Mediation and Attorneys
“What if I’ve already been to an Attorney?
People frequently want to consult an attorney when a separation or divorce seems to be a reality. Mediation is not a substitute for the services of an attorney. Your mediator may even be an attorney, but will not represent or give legal advice to you or your spouse.
When you consult with an attorney, we encourage you to work with your attorney as counsel rather than as zealous advocate. The difference in deciding to use mediation is that you now make the decisions that will affect your life.
Do We Need an Attorney?
We encourage you each to consult with an attorney, but perhaps for different reasons than you were thinking. Among them are:
- Filing for divorce involves the court. Our court system is, frankly, a bureaucracy and can be frustrating to deal with. An attorney can help you with that. If you would like, we will provide you with a referral list of attorneys who we know work with people in mediation.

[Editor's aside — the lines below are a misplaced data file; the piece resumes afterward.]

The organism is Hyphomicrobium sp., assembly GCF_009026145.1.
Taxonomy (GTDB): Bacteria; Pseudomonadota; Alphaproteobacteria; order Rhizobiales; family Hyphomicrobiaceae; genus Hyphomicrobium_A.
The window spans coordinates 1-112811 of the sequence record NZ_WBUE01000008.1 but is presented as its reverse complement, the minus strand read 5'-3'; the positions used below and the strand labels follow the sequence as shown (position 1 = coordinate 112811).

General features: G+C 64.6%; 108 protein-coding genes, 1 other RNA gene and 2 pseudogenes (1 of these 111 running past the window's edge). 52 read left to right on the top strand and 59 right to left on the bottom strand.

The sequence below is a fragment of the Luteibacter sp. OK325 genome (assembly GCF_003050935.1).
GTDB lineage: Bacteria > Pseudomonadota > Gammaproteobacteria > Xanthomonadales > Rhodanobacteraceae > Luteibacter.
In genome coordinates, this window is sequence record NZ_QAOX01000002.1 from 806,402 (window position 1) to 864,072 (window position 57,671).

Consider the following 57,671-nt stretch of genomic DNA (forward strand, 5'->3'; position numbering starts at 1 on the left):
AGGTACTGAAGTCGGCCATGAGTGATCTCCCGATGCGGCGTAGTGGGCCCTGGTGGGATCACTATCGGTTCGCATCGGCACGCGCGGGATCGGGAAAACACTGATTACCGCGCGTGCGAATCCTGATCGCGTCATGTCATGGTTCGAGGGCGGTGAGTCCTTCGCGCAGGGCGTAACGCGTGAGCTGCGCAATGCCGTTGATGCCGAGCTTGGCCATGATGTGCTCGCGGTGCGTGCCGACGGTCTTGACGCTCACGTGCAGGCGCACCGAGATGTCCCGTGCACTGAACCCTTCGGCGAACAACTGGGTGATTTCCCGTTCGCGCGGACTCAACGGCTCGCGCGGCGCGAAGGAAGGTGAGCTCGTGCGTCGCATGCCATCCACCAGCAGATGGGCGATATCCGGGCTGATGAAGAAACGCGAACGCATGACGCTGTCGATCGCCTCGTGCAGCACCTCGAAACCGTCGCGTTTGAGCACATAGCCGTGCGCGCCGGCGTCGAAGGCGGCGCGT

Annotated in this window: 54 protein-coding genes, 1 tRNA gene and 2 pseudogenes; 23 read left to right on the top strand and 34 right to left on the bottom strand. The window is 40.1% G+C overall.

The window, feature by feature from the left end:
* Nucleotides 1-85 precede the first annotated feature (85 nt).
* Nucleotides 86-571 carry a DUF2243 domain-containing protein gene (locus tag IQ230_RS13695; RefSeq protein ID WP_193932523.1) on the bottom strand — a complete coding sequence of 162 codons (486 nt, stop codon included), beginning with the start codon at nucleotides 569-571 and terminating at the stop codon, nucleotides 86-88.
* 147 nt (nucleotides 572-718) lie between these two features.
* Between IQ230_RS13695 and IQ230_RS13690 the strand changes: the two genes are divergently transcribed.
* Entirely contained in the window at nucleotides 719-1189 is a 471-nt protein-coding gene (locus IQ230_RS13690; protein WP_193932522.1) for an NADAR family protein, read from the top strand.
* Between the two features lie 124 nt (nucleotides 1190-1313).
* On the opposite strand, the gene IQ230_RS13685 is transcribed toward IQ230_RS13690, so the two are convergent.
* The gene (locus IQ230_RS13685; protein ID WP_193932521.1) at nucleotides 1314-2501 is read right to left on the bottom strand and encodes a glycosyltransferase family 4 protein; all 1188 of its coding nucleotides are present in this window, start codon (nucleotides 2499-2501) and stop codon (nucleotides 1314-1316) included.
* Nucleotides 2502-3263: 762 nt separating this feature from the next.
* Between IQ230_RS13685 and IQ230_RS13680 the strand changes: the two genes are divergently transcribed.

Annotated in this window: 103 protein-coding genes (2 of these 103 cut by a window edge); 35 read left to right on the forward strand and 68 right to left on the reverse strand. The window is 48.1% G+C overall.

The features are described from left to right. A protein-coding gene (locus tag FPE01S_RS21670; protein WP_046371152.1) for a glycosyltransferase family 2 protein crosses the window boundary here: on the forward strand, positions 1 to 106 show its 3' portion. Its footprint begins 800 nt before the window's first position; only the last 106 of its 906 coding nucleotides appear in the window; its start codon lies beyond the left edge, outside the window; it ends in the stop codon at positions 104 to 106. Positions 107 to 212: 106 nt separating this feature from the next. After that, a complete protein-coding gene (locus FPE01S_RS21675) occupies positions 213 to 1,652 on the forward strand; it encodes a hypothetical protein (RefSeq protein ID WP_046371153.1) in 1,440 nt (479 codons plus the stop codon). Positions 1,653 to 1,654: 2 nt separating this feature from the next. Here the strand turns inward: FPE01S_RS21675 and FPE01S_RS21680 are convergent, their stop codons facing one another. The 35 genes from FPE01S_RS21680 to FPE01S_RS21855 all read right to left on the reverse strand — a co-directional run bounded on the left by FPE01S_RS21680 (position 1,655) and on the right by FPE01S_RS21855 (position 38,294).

- You may have questions about the law and, in mediation, you’ll want to make informed decisions. Legal advice is one of many factors that enable you to make informed decisions.
- The product of the mediation process is a written agreement that will be a contract between you and your spouse. An attorney will use your mediated agreement to draft the marital separation agreement that gets filed in court.
- Even including your attorney fees, the costs of a mediated divorce are significantly less than an adversarial divorce. When both parties agree to work together toward a common goal, the cost of mediation – including time, money, and emotional costs – are considerably less than those of a typical contested divorce.
“What if we need the help of other professionals?
We have working relationships with local financial planners, CPAs, actuaries, business valuation experts, and other specialists who you can call upon as needed.